Rural Alberta Advantage‘s CD Hometowns was one of my favorites last year. So when word came down (via Twitter, of all places) that they wouldn’t be making a stop in San Diego on their West Coast tour, I was understandably bummed. But hey, they’re playing in LA on a Friday night? Count me in!
Seeing as how it was the last few days of my funemployment, I decided to make an adventure out of it. I took the train from LA to Anaheim, where someone whom I had talked into the show last minute picked me up. From there, we drove the rest of the way to LA and met up with some friends that we were crashing with (one of whom attended the show with us). We grabbed some delicious hole-in-the-wall Indian food and then headed to the Echo.
We made it in plenty of time to see the entirety of the opening act. Jonny Taylor’s music was thoroughly inoffensive, like a cross between Jack Johnson and Lily Allen. At least it was until he spoke rudely to the sound guy, repeating “Where’d my sound go? Where’d my sound go?” until the sound guy plugged back in the cable that Jonny had kicked out of his tuning pedal. Doing sound is already an underappreciated job – there’s no call for rudeness like that.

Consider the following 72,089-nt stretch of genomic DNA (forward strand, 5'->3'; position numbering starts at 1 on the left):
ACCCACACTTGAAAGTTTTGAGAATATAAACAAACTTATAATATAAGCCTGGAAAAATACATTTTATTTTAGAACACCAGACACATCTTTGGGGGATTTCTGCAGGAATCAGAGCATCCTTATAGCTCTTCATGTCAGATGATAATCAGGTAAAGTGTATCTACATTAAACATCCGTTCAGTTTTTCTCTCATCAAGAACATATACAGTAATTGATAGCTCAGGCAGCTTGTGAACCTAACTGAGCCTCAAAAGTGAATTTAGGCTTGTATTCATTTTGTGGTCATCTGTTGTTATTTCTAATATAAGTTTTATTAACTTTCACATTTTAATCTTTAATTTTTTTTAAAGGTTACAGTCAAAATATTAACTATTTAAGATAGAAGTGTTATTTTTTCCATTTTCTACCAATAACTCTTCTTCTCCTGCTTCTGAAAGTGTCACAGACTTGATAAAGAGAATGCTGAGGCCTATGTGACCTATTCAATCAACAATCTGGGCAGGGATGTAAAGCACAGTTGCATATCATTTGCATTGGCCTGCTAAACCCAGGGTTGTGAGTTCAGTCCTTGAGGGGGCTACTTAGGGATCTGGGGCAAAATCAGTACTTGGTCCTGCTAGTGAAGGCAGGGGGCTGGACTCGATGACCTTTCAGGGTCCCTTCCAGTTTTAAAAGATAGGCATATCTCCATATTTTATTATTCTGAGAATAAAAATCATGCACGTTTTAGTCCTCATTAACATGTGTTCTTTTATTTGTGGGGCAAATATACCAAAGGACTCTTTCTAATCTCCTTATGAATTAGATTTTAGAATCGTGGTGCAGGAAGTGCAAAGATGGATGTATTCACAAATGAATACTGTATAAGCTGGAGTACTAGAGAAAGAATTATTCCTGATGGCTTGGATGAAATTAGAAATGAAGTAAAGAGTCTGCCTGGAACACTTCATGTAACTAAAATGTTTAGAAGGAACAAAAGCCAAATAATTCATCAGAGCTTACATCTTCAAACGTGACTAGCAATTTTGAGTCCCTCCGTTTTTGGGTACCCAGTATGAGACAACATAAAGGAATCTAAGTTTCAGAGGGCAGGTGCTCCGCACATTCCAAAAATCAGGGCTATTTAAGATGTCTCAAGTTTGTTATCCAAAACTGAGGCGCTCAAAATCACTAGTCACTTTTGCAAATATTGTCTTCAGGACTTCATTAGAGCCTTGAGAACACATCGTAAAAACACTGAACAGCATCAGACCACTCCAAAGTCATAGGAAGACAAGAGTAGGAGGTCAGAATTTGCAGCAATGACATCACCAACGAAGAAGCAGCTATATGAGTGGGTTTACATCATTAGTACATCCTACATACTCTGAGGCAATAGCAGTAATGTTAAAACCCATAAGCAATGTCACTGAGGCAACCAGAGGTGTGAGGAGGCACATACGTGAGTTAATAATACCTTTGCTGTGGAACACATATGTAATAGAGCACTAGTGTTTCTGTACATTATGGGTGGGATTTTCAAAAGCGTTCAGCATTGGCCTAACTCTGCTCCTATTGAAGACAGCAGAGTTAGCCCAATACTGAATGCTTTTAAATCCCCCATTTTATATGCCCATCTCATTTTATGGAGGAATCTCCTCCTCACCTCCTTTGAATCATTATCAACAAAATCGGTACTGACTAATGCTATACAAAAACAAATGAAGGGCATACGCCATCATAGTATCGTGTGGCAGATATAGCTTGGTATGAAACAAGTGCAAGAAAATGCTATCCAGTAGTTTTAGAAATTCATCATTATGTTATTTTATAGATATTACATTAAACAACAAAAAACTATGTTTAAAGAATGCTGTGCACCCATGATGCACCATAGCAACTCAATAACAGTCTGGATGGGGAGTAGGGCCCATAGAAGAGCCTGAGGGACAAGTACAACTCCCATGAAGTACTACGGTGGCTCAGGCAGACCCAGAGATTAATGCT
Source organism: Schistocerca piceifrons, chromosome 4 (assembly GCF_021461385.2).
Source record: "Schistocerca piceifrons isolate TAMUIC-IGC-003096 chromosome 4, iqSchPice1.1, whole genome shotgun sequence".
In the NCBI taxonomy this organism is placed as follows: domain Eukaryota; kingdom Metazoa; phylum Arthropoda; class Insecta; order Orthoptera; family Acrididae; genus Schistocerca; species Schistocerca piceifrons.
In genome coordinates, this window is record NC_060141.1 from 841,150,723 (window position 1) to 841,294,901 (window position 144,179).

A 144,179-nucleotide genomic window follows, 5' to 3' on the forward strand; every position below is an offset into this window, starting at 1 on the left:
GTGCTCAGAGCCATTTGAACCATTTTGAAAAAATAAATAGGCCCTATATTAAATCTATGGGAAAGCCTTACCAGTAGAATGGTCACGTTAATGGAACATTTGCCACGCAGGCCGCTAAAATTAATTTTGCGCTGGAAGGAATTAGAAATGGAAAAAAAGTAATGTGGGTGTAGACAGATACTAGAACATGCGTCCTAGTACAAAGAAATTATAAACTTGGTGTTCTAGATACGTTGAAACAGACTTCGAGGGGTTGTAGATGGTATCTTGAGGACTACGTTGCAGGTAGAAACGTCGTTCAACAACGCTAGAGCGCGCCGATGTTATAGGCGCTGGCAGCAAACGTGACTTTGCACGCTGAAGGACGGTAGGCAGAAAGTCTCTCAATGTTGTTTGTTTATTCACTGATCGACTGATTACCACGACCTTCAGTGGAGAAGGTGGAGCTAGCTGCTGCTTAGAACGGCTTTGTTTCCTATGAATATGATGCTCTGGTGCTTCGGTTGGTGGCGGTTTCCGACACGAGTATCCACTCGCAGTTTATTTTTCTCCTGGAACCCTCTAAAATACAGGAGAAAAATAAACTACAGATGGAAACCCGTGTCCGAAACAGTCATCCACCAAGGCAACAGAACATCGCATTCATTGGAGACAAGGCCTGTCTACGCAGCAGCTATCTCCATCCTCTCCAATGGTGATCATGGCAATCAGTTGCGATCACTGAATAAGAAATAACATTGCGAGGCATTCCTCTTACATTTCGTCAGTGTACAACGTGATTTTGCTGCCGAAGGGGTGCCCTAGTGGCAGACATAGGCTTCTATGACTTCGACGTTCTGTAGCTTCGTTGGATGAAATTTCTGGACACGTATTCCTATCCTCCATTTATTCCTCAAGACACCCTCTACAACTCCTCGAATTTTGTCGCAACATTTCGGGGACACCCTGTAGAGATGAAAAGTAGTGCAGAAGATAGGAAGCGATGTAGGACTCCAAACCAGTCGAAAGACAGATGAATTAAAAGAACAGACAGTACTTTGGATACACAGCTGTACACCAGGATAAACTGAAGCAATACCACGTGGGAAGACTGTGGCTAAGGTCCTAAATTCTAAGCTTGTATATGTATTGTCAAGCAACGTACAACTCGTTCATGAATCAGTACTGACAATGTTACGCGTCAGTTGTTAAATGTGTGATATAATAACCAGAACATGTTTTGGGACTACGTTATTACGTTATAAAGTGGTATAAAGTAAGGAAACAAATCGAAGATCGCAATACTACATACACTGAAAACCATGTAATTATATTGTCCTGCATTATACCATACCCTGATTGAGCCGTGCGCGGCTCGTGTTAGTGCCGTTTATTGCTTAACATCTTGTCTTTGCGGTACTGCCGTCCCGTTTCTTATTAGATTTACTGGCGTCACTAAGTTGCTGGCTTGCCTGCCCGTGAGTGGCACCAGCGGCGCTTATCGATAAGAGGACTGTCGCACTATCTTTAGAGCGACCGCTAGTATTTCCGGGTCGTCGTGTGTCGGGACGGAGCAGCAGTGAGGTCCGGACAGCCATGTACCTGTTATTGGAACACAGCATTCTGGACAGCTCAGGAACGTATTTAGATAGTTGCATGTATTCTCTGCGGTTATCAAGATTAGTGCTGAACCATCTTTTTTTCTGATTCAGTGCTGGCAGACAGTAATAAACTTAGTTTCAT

Contrast that to the RAA. At one point the singer, Nils, went to use his keyboard and got no sound. He investigated, and immediately realized the problem was that he hadn’t plugged it in. No rude words to the sound guy necessary, he just fixed it and moved on. Much better etiquette.
And well, much better music. The RAA play solid indie rock that is at times reminescent of The Postal Service, with perhaps a little bit of Neutral Milk Hotel mixed in (of course, a lot of that has to do with Nils’ vocals). And the drumming – wow. Paul is a beast on drums, and given my vantage point, I spent most of the show watching him wail away.
Hearing them live actually changed the way I listen to their record (which was recently re-released on Saddle Creek, by the way). It boosted my already great appreciation of the drumming, but also the interplay between Nils’ and Amy’s vocals on songs like “Don’t Haunt This Place.” The connection between the band members is obvious onstage, and you get the feeling that they’re still caught up in a collective “WTF?” moment regarding their success as a band.
The audience was incredibly receptive, and the band literally played every single song in their catalog. They also included an acoustic version of “Eye of the Tiger,” rendered solo by Nils. It was pretty fantastic. And oh yeah, there was a Jazzercise sticker on the (tiniest) bass drum (ever). It kind of made me swoon even more. It’s the little things, people.